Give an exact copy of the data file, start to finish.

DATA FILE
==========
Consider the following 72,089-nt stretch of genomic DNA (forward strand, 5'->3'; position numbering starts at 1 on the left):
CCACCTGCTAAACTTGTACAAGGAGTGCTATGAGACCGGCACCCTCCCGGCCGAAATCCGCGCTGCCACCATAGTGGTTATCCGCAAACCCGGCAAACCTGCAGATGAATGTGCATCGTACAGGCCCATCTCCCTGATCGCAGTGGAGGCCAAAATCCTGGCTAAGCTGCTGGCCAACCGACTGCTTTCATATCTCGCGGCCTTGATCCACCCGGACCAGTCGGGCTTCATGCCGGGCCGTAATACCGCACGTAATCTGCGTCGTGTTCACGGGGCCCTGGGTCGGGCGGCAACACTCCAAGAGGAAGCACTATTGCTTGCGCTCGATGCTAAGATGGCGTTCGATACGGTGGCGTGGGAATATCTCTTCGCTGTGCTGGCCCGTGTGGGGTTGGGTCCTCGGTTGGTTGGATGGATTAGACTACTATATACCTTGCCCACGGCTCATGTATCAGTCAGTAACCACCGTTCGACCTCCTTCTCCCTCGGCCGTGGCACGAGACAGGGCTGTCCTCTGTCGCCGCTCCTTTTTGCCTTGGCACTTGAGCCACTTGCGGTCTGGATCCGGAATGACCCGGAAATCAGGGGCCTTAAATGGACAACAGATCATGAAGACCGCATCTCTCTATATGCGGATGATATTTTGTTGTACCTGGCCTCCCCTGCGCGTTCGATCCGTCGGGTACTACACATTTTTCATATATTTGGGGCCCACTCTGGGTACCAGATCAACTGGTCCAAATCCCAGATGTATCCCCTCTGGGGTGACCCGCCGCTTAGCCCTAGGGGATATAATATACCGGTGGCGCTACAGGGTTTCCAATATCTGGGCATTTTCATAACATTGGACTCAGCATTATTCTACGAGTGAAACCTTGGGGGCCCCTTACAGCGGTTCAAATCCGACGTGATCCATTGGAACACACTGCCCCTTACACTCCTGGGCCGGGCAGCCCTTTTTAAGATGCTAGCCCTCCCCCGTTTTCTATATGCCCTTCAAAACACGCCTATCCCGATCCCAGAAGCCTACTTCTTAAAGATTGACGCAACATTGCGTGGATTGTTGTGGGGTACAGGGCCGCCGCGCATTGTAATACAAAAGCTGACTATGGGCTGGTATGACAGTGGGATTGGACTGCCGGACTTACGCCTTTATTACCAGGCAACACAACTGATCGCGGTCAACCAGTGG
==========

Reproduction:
Consider the following 72,089-nt stretch of genomic DNA (forward strand, 5'->3'; position numbering starts at 1 on the left):
CCACCTGCTAAACTTGTACAAGGAGTGCTATGAGACCGGCACCCTCCCGGCCGAAATCCGCGCTGCCACCATAGTGGTTATCCGCAAACCCGGCAAACCTGCAGATGAATGTGCATCGTACAGGCCCATCTCCCTGATCGCAGTGGAGGCCAAAATCCTGGCTAAGCTGCTGGCCAACCGACTGCTTTCATATCTCGCGGCCTTGATCCACCCGGACCAGTCGGGCTTCATGCCGGGCCGTAATACCGCACGTAATCTGCGTCGTGTTCACGGGGCCCTGGGTCGGGCGGCAACACTCCAAGAGGAAGCACTATTGCTTGCGCTCGATGCTAAGATGGCGTTCGATACGGTGGCGTGGGAATATCTCTTCGCTGTGCTGGCCCGTGTGGGGTTGGGTCCTCGGTTGGTTGGATGGATTAGACTACTATATACCTTGCCCACGGCTCATGTATCAGTCAGTAACCACCGTTCGACCTCCTTCTCCCTCGGCCGTGGCACGAGACAGGGCTGTCCTCTGTCGCCGCTCCTTTTTGCCTTGGCACTTGAGCCACTTGCGGTCTGGATCCGGAATGACCCGGAAATCAGGGGCCTTAAATGGACAACAGATCATGAAGACCGCATCTCTCTATATGCGGATGATATTTTGTTGTACCTGGCCTCCCCTGCGCGTTCGATCCGTCGGGTACTACACATTTTTCATATATTTGGGGCCCACTCTGGGTACCAGATCAACTGGTCCAAATCCCAGATGTATCCCCTCTGGGGTGACCCGCCGCTTAGCCCTAGGGGATATAATATACCGGTGGCGCTACAGGGTTTCCAATATCTGGGCATTTTCATAACATTGGACTCAGCATTATTCTACGAGTGAAACCTTGGGGGCCCCTTACAGCGGTTCAAATCCGACGTGATCCATTGGAACACACTGCCCCTTACACTCCTGGGCCGGGCAGCCCTTTTTAAGATGCTAGCCCTCCCCCGTTTTCTATATGCCCTTCAAAACACGCCTATCCCGATCCCAGAAGCCTACTTCTTAAAGATTGACGCAACATTGCGTGGATTGTTGTGGGGTACAGGGCCGCCGCGCATTGTAATACAAAAGCTGACTATGGGCTGGTATGACAGTGGGATTGGACTGCCGGACTTACGCCTTTATTACCAGGCAACACAACTGATCGCGGTCAACCAGTGG